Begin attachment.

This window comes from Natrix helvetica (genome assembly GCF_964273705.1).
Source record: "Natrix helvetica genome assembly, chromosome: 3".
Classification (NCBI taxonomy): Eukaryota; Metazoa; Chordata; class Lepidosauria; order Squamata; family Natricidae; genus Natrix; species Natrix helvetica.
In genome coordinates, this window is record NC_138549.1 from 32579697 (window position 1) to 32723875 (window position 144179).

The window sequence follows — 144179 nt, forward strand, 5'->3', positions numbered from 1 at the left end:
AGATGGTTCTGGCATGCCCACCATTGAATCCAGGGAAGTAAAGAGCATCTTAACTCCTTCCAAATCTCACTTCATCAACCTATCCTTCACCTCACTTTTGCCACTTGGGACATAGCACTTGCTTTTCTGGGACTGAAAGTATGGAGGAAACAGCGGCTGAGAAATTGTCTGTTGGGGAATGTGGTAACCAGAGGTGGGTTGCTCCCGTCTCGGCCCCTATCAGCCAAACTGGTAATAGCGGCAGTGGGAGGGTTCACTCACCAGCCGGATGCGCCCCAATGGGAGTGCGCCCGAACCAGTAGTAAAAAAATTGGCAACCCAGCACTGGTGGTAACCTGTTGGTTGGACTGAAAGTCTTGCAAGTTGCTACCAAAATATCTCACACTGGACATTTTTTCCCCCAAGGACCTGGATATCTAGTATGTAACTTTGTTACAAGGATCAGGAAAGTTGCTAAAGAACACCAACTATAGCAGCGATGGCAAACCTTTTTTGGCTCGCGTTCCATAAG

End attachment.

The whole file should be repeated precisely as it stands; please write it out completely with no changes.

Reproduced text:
This window comes from Natrix helvetica (genome assembly GCF_964273705.1).
Source record: "Natrix helvetica genome assembly, chromosome: 3".
Classification (NCBI taxonomy): Eukaryota; Metazoa; Chordata; class Lepidosauria; order Squamata; family Natricidae; genus Natrix; species Natrix helvetica.
In genome coordinates, this window is record NC_138549.1 from 32579697 (window position 1) to 32723875 (window position 144179).

The window sequence follows — 144179 nt, forward strand, 5'->3', positions numbered from 1 at the left end:
AGATGGTTCTGGCATGCCCACCATTGAATCCAGGGAAGTAAAGAGCATCTTAACTCCTTCCAAATCTCACTTCATCAACCTATCCTTCACCTCACTTTTGCCACTTGGGACATAGCACTTGCTTTTCTGGGACTGAAAGTATGGAGGAAACAGCGGCTGAGAAATTGTCTGTTGGGGAATGTGGTAACCAGAGGTGGGTTGCTCCCGTCTCGGCCCCTATCAGCCAAACTGGTAATAGCGGCAGTGGGAGGGTTCACTCACCAGCCGGATGCGCCCCAATGGGAGTGCGCCCGAACCAGTAGTAAAAAAATTGGCAACCCAGCACTGGTGGTAACCTGTTGGTTGGACTGAAAGTCTTGCAAGTTGCTACCAAAATATCTCACACTGGACATTTTTTCCCCCAAGGACCTGGATATCTAGTATGTAACTTTGTTACAAGGATCAGGAAAGTTGCTAAAGAACACCAACTATAGCAGCGATGGCAAACCTTTTTTGGCTCGCGTTCCATAAG